November is approaching fast, and while this month means many things to many people, to a certain section of the writing community it means it’s time to sharpen our pencils and charge our laptops for National Novel Writing Month, or NaNoWriMo. Over the course of 30 days, people who have accepted this challenge will attempt to write 50,000 words. If you have decided to give it a shot, what are the most important things to do in preparation? Well, unsurprisingly, I’ve got some thoughts!
Pick your project
While a lot of people begin a new novel in November, not everybody starts a story from scratch. You might want to use NaNo to forge ahead on a current work in progress, or reignite a stalled project. Maybe you want to start several new somethings, not just one, and work on a collection of poems or short stories. There are no rules! If you think you can write 50,000 words of it over the course of a month, it can be your NaNoWriMo project.
Plotting or pantsing? Let’s talk outlines
If you prefer to completely wing it for the month then you can skip this step, but if you think you’ll have a better shot with at least some kind of road map then now’s the time to start outlining. I’ll be writing a little about my own outlining process next week, but there are loads of great resources available online. Everyone has their own preference for level of planning detail; maybe you work best with a step-by-step guide to your plot, or maybe you prefer to dive in with only a vague idea of your end point and some of the major story beats you want to hit along the way.
Even if you don’t fancy planning, it’s worth giving at least some thought to the project you’re going to be working on over the next month.
Timing is everything
When are you going to do your writing? There’s a lot of variation in how long people take to write 1667 words, which is the number you’re going to want to hit per day on average, but you probably have a sense of how long you’ll need to get to that given typical writing conditions. It’s worth giving some consideration to when you’re actually going to fit that in. If you’re looking for some tips on making time for writing, I just so happen to have a post on that very topic!
Don’t forget, you don’t actually have to write every day either. You probably have some days where you’ve got more available time than others, and it’s totally normal to use those better days to catch up or get ahead, making up for days when you’ve got little to no available writing time. You obviously don’t have to have your writing time scheduled to the very minute, but I personally think it helps a lot if you have an idea of when your best writing times are going to be across the week so you’re ready to make the most of that.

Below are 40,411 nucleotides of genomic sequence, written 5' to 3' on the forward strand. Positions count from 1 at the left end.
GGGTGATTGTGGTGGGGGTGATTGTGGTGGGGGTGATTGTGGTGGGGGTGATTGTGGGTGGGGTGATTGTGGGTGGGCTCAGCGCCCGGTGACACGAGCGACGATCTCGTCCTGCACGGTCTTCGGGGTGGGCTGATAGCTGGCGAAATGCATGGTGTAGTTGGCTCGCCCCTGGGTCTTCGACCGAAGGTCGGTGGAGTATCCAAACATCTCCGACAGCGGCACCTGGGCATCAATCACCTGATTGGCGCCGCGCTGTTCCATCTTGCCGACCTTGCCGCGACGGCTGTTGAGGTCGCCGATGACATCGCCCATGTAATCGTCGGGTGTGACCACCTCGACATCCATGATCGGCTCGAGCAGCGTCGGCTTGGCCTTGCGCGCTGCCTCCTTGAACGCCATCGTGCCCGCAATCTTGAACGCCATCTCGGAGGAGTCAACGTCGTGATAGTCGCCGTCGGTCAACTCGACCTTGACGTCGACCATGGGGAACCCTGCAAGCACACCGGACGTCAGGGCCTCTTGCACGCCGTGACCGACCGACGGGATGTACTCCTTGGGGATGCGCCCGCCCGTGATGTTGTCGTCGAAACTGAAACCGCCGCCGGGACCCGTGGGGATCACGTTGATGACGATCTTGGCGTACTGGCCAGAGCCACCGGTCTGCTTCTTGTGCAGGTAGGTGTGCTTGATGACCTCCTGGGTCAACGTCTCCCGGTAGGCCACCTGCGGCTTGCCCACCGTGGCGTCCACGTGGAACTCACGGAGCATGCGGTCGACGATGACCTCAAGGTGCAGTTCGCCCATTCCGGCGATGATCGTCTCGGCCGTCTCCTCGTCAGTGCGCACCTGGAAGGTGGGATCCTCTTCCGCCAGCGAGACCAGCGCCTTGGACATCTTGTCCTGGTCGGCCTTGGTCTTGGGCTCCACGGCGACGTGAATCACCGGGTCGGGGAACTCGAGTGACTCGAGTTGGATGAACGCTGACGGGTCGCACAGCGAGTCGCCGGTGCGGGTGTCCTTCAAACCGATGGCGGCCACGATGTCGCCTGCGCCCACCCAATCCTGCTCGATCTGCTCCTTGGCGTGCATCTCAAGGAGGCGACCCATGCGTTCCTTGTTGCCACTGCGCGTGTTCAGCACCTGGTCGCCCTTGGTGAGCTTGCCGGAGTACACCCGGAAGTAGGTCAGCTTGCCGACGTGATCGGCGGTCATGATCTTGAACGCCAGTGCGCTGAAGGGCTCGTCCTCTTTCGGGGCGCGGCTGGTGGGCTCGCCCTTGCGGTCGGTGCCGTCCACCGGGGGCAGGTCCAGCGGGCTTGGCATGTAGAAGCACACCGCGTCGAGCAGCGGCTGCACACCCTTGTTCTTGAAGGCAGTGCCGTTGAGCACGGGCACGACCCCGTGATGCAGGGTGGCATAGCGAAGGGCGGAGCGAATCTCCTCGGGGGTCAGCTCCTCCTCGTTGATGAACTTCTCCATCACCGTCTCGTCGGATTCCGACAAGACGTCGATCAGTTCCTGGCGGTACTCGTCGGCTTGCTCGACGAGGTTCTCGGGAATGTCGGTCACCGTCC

Community is deeply important to us humans, and there’s a fantastic community around NaNoWriMo. Join up to add some writing buddies on the NaNoWriMo website, and I also recommend following NaNo Word Sprints on Twitter and joining a few of those when you can. In a sprint, everyone joining in writes as many words as they can in an established time frame – ranging from five to thirty minutes – and then people share their word counts or major plot developments at the end. Writing can be a very solitary endeavour, but challenges and activities like this help to remind you that you’re not actually doing this alone; there are thousands of other writers working towards the same goal.
NaNoWriMo is just over a week away, and this is a good time to start feeling excited for it! It’s going to feel like a slog at times, for sure, so before you get stuck in (and, at least at some point, stuck) take a moment to identify what it is about your project that really gets you fired up. You’ll want to come back to that to keep you going when you’re in the thick of it, maybe you’ve fallen a little behind, and you most definitely don’t want to write another word.
Whether you “win” at NaNoWriMo or not, it’s going to be an adventure!
Are you participating in NaNoWriMo this year?
Add me as a buddy on there, and let me know in the comments of this post what you’ll be working on! Also, have you got any tips, either for the pre-NaNo phase or for once we get started?